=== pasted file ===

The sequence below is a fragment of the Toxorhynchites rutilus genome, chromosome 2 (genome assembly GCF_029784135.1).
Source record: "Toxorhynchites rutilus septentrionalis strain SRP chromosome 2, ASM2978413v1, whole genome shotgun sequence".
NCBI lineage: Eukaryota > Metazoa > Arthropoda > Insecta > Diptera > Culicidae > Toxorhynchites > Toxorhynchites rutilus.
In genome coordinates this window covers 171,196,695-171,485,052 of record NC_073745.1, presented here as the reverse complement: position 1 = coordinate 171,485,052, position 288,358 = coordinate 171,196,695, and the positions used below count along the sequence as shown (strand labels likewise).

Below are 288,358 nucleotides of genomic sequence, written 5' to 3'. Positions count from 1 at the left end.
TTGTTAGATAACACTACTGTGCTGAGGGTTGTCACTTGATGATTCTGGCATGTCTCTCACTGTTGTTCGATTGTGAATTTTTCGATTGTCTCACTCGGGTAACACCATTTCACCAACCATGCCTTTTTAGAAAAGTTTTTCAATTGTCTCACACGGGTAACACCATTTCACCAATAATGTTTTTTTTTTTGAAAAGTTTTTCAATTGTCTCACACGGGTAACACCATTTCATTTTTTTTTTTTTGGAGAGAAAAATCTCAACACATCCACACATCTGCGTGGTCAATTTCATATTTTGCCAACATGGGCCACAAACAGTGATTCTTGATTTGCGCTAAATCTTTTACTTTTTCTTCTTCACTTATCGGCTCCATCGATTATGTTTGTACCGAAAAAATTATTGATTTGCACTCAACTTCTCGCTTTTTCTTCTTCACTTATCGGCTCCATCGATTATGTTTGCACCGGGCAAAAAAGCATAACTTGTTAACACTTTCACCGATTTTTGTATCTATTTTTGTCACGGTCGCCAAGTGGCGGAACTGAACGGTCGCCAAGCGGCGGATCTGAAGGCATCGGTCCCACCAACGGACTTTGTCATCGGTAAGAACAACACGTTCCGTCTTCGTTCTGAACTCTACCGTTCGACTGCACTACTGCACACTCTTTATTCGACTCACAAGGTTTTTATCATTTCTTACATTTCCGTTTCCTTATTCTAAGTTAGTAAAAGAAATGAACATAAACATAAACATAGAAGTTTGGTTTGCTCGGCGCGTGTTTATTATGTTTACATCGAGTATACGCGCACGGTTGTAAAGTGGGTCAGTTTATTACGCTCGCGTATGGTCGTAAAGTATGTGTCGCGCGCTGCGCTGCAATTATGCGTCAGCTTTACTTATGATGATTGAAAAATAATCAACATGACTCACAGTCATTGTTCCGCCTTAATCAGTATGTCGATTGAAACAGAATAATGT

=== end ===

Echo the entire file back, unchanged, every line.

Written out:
The sequence below is a fragment of the Toxorhynchites rutilus genome, chromosome 2 (genome assembly GCF_029784135.1).
Source record: "Toxorhynchites rutilus septentrionalis strain SRP chromosome 2, ASM2978413v1, whole genome shotgun sequence".
NCBI lineage: Eukaryota > Metazoa > Arthropoda > Insecta > Diptera > Culicidae > Toxorhynchites > Toxorhynchites rutilus.
In genome coordinates this window covers 171,196,695-171,485,052 of record NC_073745.1, presented here as the reverse complement: position 1 = coordinate 171,485,052, position 288,358 = coordinate 171,196,695, and the positions used below count along the sequence as shown (strand labels likewise).

Below are 288,358 nucleotides of genomic sequence, written 5' to 3'. Positions count from 1 at the left end.
TTGTTAGATAACACTACTGTGCTGAGGGTTGTCACTTGATGATTCTGGCATGTCTCTCACTGTTGTTCGATTGTGAATTTTTCGATTGTCTCACTCGGGTAACACCATTTCACCAACCATGCCTTTTTAGAAAAGTTTTTCAATTGTCTCACACGGGTAACACCATTTCACCAATAATGTTTTTTTTTTTGAAAAGTTTTTCAATTGTCTCACACGGGTAACACCATTTCATTTTTTTTTTTTTGGAGAGAAAAATCTCAACACATCCACACATCTGCGTGGTCAATTTCATATTTTGCCAACATGGGCCACAAACAGTGATTCTTGATTTGCGCTAAATCTTTTACTTTTTCTTCTTCACTTATCGGCTCCATCGATTATGTTTGTACCGAAAAAATTATTGATTTGCACTCAACTTCTCGCTTTTTCTTCTTCACTTATCGGCTCCATCGATTATGTTTGCACCGGGCAAAAAAGCATAACTTGTTAACACTTTCACCGATTTTTGTATCTATTTTTGTCACGGTCGCCAAGTGGCGGAACTGAACGGTCGCCAAGCGGCGGATCTGAAGGCATCGGTCCCACCAACGGACTTTGTCATCGGTAAGAACAACACGTTCCGTCTTCGTTCTGAACTCTACCGTTCGACTGCACTACTGCACACTCTTTATTCGACTCACAAGGTTTTTATCATTTCTTACATTTCCGTTTCCTTATTCTAAGTTAGTAAAAGAAATGAACATAAACATAAACATAGAAGTTTGGTTTGCTCGGCGCGTGTTTATTATGTTTACATCGAGTATACGCGCACGGTTGTAAAGTGGGTCAGTTTATTACGCTCGCGTATGGTCGTAAAGTATGTGTCGCGCGCTGCGCTGCAATTATGCGTCAGCTTTACTTATGATGATTGAAAAATAATCAACATGACTCACAGTCATTGTTCCGCCTTAATCAGTATGTCGATTGAAACAGAATAATGT